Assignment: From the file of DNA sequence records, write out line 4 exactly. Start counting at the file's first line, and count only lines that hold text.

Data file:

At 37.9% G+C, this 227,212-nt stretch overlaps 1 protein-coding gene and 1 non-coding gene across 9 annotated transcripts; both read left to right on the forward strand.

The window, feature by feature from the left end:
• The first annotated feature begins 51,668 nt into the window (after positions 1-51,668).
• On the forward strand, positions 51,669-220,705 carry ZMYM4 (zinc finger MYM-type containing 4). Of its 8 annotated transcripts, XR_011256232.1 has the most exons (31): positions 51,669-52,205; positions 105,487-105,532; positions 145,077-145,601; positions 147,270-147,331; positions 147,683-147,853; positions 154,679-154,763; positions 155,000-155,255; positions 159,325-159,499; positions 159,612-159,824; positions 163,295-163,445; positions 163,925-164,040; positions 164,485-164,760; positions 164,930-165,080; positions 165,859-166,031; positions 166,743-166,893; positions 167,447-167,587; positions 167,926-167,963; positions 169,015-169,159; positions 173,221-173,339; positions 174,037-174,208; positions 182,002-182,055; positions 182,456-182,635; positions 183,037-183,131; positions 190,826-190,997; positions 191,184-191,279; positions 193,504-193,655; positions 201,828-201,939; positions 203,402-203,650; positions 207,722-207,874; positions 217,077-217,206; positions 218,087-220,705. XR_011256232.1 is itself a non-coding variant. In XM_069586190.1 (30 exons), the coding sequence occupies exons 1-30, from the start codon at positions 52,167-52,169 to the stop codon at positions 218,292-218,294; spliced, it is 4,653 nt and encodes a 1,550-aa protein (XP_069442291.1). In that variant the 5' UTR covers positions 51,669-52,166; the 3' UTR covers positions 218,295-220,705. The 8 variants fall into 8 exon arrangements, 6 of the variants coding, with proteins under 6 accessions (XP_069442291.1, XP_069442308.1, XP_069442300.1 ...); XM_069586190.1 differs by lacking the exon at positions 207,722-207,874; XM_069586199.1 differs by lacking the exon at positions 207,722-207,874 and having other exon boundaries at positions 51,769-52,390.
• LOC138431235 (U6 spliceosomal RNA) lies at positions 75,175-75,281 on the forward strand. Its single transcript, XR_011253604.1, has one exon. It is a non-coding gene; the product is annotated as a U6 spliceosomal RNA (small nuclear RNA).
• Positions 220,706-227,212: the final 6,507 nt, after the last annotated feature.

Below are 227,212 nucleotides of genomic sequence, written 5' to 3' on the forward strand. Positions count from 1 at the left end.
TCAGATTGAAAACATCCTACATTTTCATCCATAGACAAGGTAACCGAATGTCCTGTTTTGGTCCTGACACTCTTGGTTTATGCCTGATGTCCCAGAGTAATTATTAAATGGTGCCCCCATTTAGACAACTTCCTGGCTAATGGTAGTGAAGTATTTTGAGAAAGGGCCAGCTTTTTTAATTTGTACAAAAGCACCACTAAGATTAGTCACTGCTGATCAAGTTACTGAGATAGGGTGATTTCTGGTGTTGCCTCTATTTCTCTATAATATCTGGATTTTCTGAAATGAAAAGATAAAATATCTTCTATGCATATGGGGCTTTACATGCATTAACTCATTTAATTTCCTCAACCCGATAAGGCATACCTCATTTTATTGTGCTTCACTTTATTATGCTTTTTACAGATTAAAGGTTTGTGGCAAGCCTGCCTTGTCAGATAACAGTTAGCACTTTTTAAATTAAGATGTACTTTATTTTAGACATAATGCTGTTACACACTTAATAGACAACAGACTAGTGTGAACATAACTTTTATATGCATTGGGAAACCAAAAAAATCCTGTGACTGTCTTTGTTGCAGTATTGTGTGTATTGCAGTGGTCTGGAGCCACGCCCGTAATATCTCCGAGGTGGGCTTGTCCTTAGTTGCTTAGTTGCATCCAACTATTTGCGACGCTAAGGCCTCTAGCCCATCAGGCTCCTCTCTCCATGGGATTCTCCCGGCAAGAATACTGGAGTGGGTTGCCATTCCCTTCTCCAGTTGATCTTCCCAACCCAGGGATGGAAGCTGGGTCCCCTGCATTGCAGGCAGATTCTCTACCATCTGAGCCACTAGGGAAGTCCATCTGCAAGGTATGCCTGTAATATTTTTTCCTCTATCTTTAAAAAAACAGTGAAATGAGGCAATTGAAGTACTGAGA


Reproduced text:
• On the forward strand, positions 51,669-220,705 carry ZMYM4 (zinc finger MYM-type containing 4). Of its 8 annotated transcripts, XR_011256232.1 has the most exons (31): positions 51,669-52,205; positions 105,487-105,532; positions 145,077-145,601; positions 147,270-147,331; positions 147,683-147,853; positions 154,679-154,763; positions 155,000-155,255; positions 159,325-159,499; positions 159,612-159,824; positions 163,295-163,445; positions 163,925-164,040; positions 164,485-164,760; positions 164,930-165,080; positions 165,859-166,031; positions 166,743-166,893; positions 167,447-167,587; positions 167,926-167,963; positions 169,015-169,159; positions 173,221-173,339; positions 174,037-174,208; positions 182,002-182,055; positions 182,456-182,635; positions 183,037-183,131; positions 190,826-190,997; positions 191,184-191,279; positions 193,504-193,655; positions 201,828-201,939; positions 203,402-203,650; positions 207,722-207,874; positions 217,077-217,206; positions 218,087-220,705. XR_011256232.1 is itself a non-coding variant. In XM_069586190.1 (30 exons), the coding sequence occupies exons 1-30, from the start codon at positions 52,167-52,169 to the stop codon at positions 218,292-218,294; spliced, it is 4,653 nt and encodes a 1,550-aa protein (XP_069442291.1). In that variant the 5' UTR covers positions 51,669-52,166; the 3' UTR covers positions 218,295-220,705. The 8 variants fall into 8 exon arrangements, 6 of the variants coding, with proteins under 6 accessions (XP_069442291.1, XP_069442308.1, XP_069442300.1 ...); XM_069586190.1 differs by lacking the exon at positions 207,722-207,874; XM_069586199.1 differs by lacking the exon at positions 207,722-207,874 and having other exon boundaries at positions 51,769-52,390.